Prevalence of Low Back Pain in Rowing: Scull vs Sweep
Funded by contribution from MSc Applied Sports and Exercise Medicine Course
Principal Investigator: Assistant Prof Dr Joanne Stocks
Co-Investigators: Rushil Khulge
The first wave of analysis will begin after 1st July 2020. The questionnaire will remain open until the end of September 2020.
If you would like to help with our research, please complete this 5-minute questionnaire at https://bit.ly/LowBackPainRowersSurvey.
Over the summer of 2020 we are undertaking a new study to improve understanding of low back pain in rowers. In particular we aim to investigate the different prevalence of low back pain between scullers and sweep rowers whilst also identifying factors which could help to predict low back pain developing in athletes.
Rushil Khulge, is carrying out the study as part of his MSc in Sports and Exercise Medicine. Having worked as a physiotherapist with the Indian national rowing team, 70% of the injuries Rushil encountered were low back pain cases, which significantly deteriorated the performance and increased time away from training.
Scull v Sweep differences
Thanks to the high physical demands on the body, a rower’s back, especially the lumbar spine, is at risk of numerous injuries. Many movements are occurring at the spine during different phases of rowing. In scull rowing, the lumbar spine extends repetitively. Whereas in sweep rowing, lumbar extension is coupled with spinal rotation which increases the compressive and shear forces at the lumbar spine.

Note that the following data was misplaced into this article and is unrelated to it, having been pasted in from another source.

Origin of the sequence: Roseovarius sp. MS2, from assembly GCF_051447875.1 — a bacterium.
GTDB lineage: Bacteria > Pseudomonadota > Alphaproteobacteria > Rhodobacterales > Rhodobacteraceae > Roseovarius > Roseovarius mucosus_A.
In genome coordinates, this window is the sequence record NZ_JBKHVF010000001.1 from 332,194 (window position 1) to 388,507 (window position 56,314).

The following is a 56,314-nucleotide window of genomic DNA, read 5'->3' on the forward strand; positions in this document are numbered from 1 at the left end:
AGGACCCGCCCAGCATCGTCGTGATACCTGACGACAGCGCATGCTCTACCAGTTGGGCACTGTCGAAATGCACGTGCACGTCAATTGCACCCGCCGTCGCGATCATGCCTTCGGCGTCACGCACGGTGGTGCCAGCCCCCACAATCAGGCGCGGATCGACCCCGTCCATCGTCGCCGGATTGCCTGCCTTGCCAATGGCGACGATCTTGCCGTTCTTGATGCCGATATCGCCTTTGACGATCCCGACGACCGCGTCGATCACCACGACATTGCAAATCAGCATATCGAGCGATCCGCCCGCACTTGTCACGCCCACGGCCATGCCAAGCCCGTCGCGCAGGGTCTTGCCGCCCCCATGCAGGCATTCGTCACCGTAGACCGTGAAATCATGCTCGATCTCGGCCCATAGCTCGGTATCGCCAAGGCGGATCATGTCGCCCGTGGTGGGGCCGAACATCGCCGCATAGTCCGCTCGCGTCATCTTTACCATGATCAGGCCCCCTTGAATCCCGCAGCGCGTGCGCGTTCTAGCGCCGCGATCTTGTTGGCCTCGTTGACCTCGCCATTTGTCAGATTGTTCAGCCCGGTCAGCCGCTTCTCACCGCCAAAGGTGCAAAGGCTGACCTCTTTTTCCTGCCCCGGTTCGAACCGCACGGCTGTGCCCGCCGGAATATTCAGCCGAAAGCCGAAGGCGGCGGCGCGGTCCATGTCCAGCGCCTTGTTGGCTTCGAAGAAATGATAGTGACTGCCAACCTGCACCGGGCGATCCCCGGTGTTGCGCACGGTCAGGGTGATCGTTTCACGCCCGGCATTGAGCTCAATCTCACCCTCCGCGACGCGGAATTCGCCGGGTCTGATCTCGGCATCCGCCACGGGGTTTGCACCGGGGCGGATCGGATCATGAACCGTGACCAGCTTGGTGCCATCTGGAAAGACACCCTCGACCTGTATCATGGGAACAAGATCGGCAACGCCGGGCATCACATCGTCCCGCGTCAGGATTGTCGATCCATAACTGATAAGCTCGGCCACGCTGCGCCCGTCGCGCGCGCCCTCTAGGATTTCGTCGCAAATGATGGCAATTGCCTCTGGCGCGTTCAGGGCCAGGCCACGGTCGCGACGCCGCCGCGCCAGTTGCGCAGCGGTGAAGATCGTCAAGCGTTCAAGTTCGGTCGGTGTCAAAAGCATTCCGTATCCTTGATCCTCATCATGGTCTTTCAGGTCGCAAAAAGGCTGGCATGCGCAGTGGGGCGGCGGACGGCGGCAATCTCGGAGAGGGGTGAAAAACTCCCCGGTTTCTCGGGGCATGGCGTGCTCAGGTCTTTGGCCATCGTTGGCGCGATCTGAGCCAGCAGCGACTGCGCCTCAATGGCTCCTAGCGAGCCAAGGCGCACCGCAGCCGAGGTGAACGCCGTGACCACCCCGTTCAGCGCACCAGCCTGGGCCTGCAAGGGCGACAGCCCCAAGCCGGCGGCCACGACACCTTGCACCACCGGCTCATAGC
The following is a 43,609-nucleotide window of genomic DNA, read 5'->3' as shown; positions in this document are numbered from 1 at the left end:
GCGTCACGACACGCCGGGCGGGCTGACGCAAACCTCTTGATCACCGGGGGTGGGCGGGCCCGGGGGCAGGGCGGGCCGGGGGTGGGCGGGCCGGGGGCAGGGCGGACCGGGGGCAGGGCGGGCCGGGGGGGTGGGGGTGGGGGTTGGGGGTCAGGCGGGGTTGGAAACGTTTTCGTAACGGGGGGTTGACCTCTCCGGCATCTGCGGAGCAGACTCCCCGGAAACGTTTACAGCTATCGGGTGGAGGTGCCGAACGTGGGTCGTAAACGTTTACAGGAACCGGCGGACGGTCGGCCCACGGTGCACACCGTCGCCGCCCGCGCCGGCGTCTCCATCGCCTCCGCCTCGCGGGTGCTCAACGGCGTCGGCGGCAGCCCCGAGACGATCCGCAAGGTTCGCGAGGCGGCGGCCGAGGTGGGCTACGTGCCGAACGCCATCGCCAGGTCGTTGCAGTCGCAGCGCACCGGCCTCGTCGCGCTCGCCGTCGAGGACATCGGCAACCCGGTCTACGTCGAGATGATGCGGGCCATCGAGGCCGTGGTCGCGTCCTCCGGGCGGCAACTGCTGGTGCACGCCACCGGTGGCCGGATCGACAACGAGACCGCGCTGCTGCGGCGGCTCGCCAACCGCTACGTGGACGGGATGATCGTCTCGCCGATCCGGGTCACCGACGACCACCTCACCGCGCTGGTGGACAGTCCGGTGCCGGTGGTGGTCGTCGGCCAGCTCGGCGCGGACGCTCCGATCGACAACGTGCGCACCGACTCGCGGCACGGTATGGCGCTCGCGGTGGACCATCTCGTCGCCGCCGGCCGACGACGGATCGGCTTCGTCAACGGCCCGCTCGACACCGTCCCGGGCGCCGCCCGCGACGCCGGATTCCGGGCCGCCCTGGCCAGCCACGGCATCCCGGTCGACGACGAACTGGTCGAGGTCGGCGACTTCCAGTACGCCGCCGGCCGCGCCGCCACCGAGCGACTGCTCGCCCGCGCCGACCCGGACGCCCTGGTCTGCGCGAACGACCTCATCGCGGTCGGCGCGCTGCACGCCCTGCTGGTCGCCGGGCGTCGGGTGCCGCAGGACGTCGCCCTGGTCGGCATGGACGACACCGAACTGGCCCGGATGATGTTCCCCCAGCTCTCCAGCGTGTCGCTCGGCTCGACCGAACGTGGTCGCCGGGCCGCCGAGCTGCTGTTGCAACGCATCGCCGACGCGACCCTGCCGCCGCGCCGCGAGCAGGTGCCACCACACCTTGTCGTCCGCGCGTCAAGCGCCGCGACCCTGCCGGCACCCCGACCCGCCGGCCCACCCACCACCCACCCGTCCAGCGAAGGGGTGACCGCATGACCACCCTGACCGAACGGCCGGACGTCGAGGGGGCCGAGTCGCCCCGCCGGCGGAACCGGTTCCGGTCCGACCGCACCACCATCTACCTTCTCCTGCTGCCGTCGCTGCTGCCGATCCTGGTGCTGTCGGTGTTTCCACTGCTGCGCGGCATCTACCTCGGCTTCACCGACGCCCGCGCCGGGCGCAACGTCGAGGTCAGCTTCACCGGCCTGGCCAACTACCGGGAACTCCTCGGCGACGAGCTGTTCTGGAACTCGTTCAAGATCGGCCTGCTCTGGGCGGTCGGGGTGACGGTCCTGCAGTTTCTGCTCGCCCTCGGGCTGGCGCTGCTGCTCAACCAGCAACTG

A recent study of Italian rowers suggested that all rowers complain of low back pain at least once in their rowing career and also found that over 40% reported low back pain during the past year. There are around 28,000 competitive rowers in the UK and if similar levels of injury are experienced, then almost 11,000 British rowers are at risk of developing low back pain each year.
Rowing involves continuous repetitive motion of various joints in the body. Most injuries in rowing are chronic and overuse injuries occurring mainly due to the mechanical stress during the stroke cycle. Overuse injuries in rowing can occur due to a change in training load, change in the technique of rowing or the type of rowing.
With these repetitive movements, high compressive and shear forces are applied each time the rowing stroke is performed. This predisposes the rower to various overuse injuries affecting the knees, back, ribs, wrists and shoulders.
Rowers need to understand the importance of staying injury-free to prevent deterioration of their performance.
Rowers competing at all levels are encouraged to complete and share the 5-minute survey https://bit.ly/LowBackPainRowersSurvey .